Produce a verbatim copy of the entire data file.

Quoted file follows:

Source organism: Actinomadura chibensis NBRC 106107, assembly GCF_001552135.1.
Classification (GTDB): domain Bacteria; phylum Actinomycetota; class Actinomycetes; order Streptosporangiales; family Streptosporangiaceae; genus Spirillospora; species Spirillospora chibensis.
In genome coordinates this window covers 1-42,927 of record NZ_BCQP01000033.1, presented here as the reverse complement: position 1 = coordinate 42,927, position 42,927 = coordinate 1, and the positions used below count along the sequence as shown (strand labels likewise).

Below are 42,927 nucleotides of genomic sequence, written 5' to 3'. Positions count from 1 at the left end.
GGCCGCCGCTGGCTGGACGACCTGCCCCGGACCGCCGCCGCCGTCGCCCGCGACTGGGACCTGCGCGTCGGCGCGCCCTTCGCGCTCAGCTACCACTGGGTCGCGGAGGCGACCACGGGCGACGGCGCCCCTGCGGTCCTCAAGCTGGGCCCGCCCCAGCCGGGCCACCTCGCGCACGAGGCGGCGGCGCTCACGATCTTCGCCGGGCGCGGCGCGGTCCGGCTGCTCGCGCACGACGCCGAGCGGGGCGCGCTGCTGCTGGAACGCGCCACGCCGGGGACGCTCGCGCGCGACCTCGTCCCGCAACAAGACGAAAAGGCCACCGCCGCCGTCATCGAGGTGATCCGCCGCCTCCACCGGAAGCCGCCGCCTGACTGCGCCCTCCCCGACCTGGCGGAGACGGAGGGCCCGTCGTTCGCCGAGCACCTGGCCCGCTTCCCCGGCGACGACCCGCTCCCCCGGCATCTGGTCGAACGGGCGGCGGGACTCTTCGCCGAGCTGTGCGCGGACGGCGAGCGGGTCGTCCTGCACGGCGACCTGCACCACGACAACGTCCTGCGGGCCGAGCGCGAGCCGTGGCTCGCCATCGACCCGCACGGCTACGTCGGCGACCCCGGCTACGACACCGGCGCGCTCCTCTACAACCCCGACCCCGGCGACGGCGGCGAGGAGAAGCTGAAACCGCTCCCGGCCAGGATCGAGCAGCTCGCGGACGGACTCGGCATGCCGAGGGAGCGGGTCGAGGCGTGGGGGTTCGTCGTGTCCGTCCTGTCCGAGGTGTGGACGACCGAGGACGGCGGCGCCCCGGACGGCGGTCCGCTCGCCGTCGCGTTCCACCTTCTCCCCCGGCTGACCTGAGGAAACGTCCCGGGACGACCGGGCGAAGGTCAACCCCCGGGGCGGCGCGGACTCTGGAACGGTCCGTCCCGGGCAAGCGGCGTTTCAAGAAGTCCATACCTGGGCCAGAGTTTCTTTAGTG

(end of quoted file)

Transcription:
Source organism: Actinomadura chibensis NBRC 106107, assembly GCF_001552135.1.
Classification (GTDB): domain Bacteria; phylum Actinomycetota; class Actinomycetes; order Streptosporangiales; family Streptosporangiaceae; genus Spirillospora; species Spirillospora chibensis.
In genome coordinates this window covers 1-42,927 of record NZ_BCQP01000033.1, presented here as the reverse complement: position 1 = coordinate 42,927, position 42,927 = coordinate 1, and the positions used below count along the sequence as shown (strand labels likewise).

Below are 42,927 nucleotides of genomic sequence, written 5' to 3'. Positions count from 1 at the left end.
GGCCGCCGCTGGCTGGACGACCTGCCCCGGACCGCCGCCGCCGTCGCCCGCGACTGGGACCTGCGCGTCGGCGCGCCCTTCGCGCTCAGCTACCACTGGGTCGCGGAGGCGACCACGGGCGACGGCGCCCCTGCGGTCCTCAAGCTGGGCCCGCCCCAGCCGGGCCACCTCGCGCACGAGGCGGCGGCGCTCACGATCTTCGCCGGGCGCGGCGCGGTCCGGCTGCTCGCGCACGACGCCGAGCGGGGCGCGCTGCTGCTGGAACGCGCCACGCCGGGGACGCTCGCGCGCGACCTCGTCCCGCAACAAGACGAAAAGGCCACCGCCGCCGTCATCGAGGTGATCCGCCGCCTCCACCGGAAGCCGCCGCCTGACTGCGCCCTCCCCGACCTGGCGGAGACGGAGGGCCCGTCGTTCGCCGAGCACCTGGCCCGCTTCCCCGGCGACGACCCGCTCCCCCGGCATCTGGTCGAACGGGCGGCGGGACTCTTCGCCGAGCTGTGCGCGGACGGCGAGCGGGTCGTCCTGCACGGCGACCTGCACCACGACAACGTCCTGCGGGCCGAGCGCGAGCCGTGGCTCGCCATCGACCCGCACGGCTACGTCGGCGACCCCGGCTACGACACCGGCGCGCTCCTCTACAACCCCGACCCCGGCGACGGCGGCGAGGAGAAGCTGAAACCGCTCCCGGCCAGGATCGAGCAGCTCGCGGACGGACTCGGCATGCCGAGGGAGCGGGTCGAGGCGTGGGGGTTCGTCGTGTCCGTCCTGTCCGAGGTGTGGACGACCGAGGACGGCGGCGCCCCGGACGGCGGTCCGCTCGCCGTCGCGTTCCACCTTCTCCCCCGGCTGACCTGAGGAAACGTCCCGGGACGACCGGGCGAAGGTCAACCCCCGGGGCGGCGCGGACTCTGGAACGGTCCGTCCCGGGCAAGCGGCGTTTCAAGAAGTCCATACCTGGGCCAGAGTTTCTTTAGTG